Archie, a great pal of mine who brings bands to China (www.spli-t.com), emailed me ‘Lefsetz letter’ the other day. Its written by Bob Lefsetz – an American music industry analyst and critic. As you know, I am a music philistine so cannot vouch for that side of things, but I love its gritty message. I’ve reposted it below…
“The number one complaint I get about Amanda Palmer’s success is her music sucks.
I’ll tell you one thing, it’s not mainstream, it’s never going to be embraced by everybody, but Ms. Palmer has created a lucrative niche that others desire to inhabit, so they watch her TED talk believing they’ll learn how.
But that’s the wrong clip to play.
Amanda’s video has 1,629,436 views. But it’s Angela Lee Duckworth’s, with only 167,378 plays, which will reveal the secret to Amanda’s success. It’s grit.
It’s late Sunday night and I’m reading the “Wall Street Journal” and I come across this:
“6. Grit trumps talent
In recent years, University of Pennsylvania psychology professor Angela Duckworth has studied spelling bee champs, Ivy League undergrads and cadets at the U.S. Military Academy in West Point, N.Y. – all together, over 2,800 subjects. In all of them, she found that grit – defined as passion and perseverance for long-term goals – is the best predictor of success. In fact, grit is usually unrelated or even negatively correlated with talent.
Prof. Duckworth, who started her career as a public school math teacher and just won a 2013 MacArthur ‘genius grant,’ developed a ‘Grit Scale’ that asks people to rate themselves on a dozen statements, like ‘I finish whatever I begin’ and ‘I become interested in new pursuits every few months.’ When she applied the scale to incoming West Point cadets, she found that those who scored higher were less likely to drop out of the school’s notoriously brutal summer boot camp known as ‘Beast Barracks.’ West Point’s own measure – an index that includes SAT scores, class rank, leadership and physical aptitude – wasn’t able to predict retention.”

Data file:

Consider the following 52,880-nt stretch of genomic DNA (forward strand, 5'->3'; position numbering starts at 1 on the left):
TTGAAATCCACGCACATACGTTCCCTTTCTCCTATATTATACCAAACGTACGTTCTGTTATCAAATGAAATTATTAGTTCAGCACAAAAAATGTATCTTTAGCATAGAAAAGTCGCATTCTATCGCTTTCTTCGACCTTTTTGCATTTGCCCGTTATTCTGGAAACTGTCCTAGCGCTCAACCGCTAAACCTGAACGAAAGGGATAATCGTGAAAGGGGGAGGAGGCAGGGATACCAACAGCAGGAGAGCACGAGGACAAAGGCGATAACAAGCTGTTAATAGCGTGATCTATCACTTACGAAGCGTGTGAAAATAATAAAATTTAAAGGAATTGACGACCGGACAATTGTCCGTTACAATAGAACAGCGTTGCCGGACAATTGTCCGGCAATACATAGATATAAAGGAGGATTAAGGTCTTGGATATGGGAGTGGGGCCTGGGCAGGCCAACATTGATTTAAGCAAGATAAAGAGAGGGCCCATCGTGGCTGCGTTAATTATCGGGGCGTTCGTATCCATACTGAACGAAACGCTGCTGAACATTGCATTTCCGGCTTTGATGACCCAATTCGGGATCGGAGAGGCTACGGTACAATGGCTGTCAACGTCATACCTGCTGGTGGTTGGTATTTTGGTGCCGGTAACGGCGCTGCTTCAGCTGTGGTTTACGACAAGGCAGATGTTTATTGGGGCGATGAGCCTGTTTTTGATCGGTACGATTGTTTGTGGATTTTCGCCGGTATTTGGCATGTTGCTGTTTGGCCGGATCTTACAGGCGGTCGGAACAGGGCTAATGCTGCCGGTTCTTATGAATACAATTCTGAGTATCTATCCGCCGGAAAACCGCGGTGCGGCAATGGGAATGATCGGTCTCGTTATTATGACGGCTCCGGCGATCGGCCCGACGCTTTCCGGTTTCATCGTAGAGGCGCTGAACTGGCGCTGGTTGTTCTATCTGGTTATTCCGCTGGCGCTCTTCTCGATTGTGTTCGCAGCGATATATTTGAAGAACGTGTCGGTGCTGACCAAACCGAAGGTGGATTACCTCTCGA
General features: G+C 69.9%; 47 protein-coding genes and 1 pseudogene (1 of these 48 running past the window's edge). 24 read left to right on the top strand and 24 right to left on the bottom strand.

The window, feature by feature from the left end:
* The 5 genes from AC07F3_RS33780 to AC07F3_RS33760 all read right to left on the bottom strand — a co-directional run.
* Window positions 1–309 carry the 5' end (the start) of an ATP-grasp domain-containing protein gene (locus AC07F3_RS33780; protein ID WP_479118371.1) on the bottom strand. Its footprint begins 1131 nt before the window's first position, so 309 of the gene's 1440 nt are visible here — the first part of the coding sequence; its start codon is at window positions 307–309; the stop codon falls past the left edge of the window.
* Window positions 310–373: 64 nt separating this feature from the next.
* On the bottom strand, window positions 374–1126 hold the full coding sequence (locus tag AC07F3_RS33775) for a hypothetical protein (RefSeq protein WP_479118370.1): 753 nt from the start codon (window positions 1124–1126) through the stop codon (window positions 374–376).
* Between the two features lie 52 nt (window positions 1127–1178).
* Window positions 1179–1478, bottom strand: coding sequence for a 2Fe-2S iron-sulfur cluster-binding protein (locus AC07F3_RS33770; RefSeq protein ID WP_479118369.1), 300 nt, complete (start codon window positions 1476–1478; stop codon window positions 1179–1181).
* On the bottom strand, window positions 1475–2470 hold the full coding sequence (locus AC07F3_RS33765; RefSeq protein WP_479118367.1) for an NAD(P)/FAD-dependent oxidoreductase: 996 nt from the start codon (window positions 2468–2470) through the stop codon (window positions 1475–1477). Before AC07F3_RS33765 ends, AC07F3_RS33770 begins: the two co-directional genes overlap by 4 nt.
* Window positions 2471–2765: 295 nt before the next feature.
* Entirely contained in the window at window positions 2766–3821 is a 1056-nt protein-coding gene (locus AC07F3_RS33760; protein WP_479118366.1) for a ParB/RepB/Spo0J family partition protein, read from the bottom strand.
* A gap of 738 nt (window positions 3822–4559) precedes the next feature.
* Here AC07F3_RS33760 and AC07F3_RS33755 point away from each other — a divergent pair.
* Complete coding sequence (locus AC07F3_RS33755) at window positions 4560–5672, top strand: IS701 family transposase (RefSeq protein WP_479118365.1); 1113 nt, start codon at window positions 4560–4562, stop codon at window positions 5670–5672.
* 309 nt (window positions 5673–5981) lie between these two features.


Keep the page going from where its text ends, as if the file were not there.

When I was a sophomore at Middlebury College, I joined the ski team. Coached by legendary Nordic skier John Bower, in September we had to work out three times a week, October four times and November five. In December we hit the snow.
To say the conditioning was tough would be an understatement. We had to run up the Middlebury College Snow Bowl, even worse, we then had to run halfway down and run back up again. And although the altitude in the east doesn’t measure up to that of the west, the vertical rise exceeds 1,000 feet, and you had to make it up in under twenty minutes, hopefully in the neighborhood of fifteen. And if you didn’t want to puke when it was done, you weren’t human.
But that was a cakewalk compared to the bleachers.
This is what you had to do. Hop up the football bleachers on both legs, walk down, hop up on your right leg, walk down and then hop up on your left leg and walk down.
That was one rep.
We started with four reps.
And when I was done, I called my mother, I wasn’t only ready to quit, I’d already decided, this was way too rough, especially since the Middlebury squad featured Olympians, and I was far from their league.
But my mother bad-vibed me. And nothing cuts at you like disapproval from a parent.
So I thought about it for two days and went back to the gym.